|| Checking for direct PDF access through Ovid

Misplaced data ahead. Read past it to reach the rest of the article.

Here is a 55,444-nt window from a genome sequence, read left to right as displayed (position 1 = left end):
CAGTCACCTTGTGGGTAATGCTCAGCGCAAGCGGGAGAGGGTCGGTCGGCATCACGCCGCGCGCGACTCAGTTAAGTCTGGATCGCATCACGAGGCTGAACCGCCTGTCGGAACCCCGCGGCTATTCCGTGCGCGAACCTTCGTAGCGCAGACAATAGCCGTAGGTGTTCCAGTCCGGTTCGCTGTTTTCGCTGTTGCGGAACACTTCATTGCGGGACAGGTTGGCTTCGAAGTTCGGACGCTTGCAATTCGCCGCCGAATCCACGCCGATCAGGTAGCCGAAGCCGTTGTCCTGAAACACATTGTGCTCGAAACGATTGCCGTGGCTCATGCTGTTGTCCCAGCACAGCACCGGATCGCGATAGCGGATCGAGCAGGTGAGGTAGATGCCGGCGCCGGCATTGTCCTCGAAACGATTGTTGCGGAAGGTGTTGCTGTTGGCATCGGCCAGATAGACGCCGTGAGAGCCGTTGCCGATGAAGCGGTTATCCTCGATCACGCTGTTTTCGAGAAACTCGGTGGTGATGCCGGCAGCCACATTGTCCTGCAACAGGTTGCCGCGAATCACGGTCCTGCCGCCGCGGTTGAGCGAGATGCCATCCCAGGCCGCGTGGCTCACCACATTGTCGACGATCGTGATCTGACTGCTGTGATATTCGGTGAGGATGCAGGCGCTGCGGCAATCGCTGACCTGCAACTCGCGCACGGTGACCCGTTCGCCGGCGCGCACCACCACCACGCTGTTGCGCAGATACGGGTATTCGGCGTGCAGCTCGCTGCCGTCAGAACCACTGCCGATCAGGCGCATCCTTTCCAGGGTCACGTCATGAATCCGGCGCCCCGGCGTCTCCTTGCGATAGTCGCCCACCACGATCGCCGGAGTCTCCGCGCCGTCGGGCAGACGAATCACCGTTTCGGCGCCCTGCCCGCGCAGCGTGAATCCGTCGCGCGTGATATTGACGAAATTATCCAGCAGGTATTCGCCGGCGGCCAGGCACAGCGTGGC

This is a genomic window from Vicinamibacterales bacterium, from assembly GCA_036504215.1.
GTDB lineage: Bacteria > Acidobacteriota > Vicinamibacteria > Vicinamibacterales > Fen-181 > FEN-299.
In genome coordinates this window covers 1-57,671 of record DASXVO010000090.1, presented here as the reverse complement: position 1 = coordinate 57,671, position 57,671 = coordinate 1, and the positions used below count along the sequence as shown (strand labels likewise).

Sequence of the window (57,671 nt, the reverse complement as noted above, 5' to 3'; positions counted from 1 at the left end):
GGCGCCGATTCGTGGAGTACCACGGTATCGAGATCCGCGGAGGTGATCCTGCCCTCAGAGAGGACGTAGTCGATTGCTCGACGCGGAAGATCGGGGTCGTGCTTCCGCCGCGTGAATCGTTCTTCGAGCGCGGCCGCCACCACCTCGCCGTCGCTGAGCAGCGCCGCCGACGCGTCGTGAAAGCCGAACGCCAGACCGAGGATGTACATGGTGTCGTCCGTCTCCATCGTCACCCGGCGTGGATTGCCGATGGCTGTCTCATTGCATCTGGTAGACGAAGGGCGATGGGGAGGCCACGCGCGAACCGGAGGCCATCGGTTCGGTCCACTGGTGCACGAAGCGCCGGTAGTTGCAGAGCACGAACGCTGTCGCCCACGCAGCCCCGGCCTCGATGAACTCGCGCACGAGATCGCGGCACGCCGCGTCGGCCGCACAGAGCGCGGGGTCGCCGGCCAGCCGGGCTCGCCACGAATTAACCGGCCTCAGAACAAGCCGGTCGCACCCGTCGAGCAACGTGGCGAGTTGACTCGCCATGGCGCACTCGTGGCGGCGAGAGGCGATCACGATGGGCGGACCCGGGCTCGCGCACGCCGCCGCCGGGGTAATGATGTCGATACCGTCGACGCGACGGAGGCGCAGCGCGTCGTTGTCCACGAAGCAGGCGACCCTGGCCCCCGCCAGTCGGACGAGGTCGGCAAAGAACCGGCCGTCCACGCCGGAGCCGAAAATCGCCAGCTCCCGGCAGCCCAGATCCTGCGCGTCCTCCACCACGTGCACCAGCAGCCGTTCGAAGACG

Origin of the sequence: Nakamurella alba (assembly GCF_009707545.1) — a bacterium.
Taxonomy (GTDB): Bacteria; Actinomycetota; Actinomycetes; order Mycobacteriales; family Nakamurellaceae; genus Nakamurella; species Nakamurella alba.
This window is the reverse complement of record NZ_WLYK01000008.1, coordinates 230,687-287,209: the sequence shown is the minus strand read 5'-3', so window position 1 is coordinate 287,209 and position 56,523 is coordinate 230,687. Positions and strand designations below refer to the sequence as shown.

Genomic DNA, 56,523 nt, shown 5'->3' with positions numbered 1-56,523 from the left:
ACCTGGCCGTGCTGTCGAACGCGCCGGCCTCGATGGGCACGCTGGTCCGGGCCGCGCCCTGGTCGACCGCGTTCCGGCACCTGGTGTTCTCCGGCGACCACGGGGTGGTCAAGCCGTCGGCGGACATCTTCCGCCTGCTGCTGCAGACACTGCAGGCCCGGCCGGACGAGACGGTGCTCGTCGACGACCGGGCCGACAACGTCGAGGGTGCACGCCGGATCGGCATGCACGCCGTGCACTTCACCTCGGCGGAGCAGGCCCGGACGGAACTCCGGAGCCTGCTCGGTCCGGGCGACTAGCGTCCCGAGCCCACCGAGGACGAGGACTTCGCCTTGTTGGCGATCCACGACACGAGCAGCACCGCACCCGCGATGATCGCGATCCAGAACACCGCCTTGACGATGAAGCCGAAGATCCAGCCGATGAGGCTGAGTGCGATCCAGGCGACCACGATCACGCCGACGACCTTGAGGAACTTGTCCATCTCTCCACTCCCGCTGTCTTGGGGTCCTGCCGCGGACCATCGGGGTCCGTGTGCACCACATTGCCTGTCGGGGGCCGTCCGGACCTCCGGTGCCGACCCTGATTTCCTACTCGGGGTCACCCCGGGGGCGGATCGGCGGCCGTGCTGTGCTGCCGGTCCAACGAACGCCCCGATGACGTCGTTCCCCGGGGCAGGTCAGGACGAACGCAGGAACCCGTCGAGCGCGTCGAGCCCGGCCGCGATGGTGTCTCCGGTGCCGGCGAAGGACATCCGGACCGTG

Little is known about the predictive validity of hyperkinetic disorder (HKD) as defined by the Diagnostic Criteria for Research for mental and behavioral disorders of the tenth edition of the International Classification of Diseases (ICD-10; World Health Organization, 1993), particularly when the diagnosis is given to younger children.The predictive validity of HKD was evaluated over a 6-year period and compared to the predictive validity of DSM-IV attention-deficit/hyperactivity disorder (ADHD) in 95 4–6-year-old children who met full criteria for at least ADHD and 122 demographically-matched nonreferred comparison children. Diagnoses were based on structured assessments of both parents and teachers.All children who met full criteria for HKD also met full DSM-IV criteria for ADHD, but only 26% of ADHD children met criteria for HKD. Children who met criteria for HKD (N = 24), children who would have met criteria for HKD but were excluded from the diagnosis because they concurrently met criteria for an anxiety disorder or depression (N = 16), and the remaining children who met DSM-IV criteria for ADHD (N = 55) all exhibited significantly more symptoms of ADHD and greater social and academic impairment during years 2–7 than nonreferred comparison children. Unlike the two other diagnostic groups, however, children who met strict criteria for HKD were not more likely than comparison children to be injured unintentionally or to be placed in special education.Both ICD-10 HKD and DSM-IV ADHD exhibit predictive validity over 6 years, but ICD-10 HKD appears to under-identify children with persistent ADHD symptoms and related impairment. Children who met criteria for DSM-IV ADHD but not HKD exhibited at least as much functional impairment over time as hyperkinetic children.